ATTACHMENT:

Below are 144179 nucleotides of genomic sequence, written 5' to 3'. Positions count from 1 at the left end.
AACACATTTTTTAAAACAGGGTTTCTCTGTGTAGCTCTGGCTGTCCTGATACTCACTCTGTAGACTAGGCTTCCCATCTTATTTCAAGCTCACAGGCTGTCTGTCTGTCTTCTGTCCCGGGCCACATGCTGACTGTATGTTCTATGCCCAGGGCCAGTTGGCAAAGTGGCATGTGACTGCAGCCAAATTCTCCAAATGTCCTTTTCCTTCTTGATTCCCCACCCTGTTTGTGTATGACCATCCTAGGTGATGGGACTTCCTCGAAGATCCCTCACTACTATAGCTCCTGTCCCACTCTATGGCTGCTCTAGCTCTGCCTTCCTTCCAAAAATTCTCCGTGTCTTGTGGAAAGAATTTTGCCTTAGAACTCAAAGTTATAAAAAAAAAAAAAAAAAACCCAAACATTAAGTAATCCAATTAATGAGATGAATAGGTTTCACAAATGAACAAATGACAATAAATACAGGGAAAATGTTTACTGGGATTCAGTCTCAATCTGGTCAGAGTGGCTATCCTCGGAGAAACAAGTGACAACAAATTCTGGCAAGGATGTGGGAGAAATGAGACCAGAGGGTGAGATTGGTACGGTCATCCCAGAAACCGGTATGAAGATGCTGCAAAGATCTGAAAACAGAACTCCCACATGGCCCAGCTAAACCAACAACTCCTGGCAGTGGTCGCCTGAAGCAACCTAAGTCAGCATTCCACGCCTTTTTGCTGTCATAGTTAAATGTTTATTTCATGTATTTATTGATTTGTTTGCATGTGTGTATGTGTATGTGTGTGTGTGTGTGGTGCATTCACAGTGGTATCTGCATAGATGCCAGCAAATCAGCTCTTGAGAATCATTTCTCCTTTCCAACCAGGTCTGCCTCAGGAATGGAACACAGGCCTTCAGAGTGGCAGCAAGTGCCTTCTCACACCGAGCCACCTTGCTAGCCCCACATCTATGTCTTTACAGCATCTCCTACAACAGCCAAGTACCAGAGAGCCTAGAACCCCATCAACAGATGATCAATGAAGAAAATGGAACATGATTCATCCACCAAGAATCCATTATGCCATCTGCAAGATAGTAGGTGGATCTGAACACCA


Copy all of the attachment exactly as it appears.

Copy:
Below are 144179 nucleotides of genomic sequence, written 5' to 3'. Positions count from 1 at the left end.
AACACATTTTTTAAAACAGGGTTTCTCTGTGTAGCTCTGGCTGTCCTGATACTCACTCTGTAGACTAGGCTTCCCATCTTATTTCAAGCTCACAGGCTGTCTGTCTGTCTTCTGTCCCGGGCCACATGCTGACTGTATGTTCTATGCCCAGGGCCAGTTGGCAAAGTGGCATGTGACTGCAGCCAAATTCTCCAAATGTCCTTTTCCTTCTTGATTCCCCACCCTGTTTGTGTATGACCATCCTAGGTGATGGGACTTCCTCGAAGATCCCTCACTACTATAGCTCCTGTCCCACTCTATGGCTGCTCTAGCTCTGCCTTCCTTCCAAAAATTCTCCGTGTCTTGTGGAAAGAATTTTGCCTTAGAACTCAAAGTTATAAAAAAAAAAAAAAAAAACCCAAACATTAAGTAATCCAATTAATGAGATGAATAGGTTTCACAAATGAACAAATGACAATAAATACAGGGAAAATGTTTACTGGGATTCAGTCTCAATCTGGTCAGAGTGGCTATCCTCGGAGAAACAAGTGACAACAAATTCTGGCAAGGATGTGGGAGAAATGAGACCAGAGGGTGAGATTGGTACGGTCATCCCAGAAACCGGTATGAAGATGCTGCAAAGATCTGAAAACAGAACTCCCACATGGCCCAGCTAAACCAACAACTCCTGGCAGTGGTCGCCTGAAGCAACCTAAGTCAGCATTCCACGCCTTTTTGCTGTCATAGTTAAATGTTTATTTCATGTATTTATTGATTTGTTTGCATGTGTGTATGTGTATGTGTGTGTGTGTGTGGTGCATTCACAGTGGTATCTGCATAGATGCCAGCAAATCAGCTCTTGAGAATCATTTCTCCTTTCCAACCAGGTCTGCCTCAGGAATGGAACACAGGCCTTCAGAGTGGCAGCAAGTGCCTTCTCACACCGAGCCACCTTGCTAGCCCCACATCTATGTCTTTACAGCATCTCCTACAACAGCCAAGTACCAGAGAGCCTAGAACCCCATCAACAGATGATCAATGAAGAAAATGGAACATGATTCATCCACCAAGAATCCATTATGCCATCTGCAAGATAGTAGGTGGATCTGAACACCA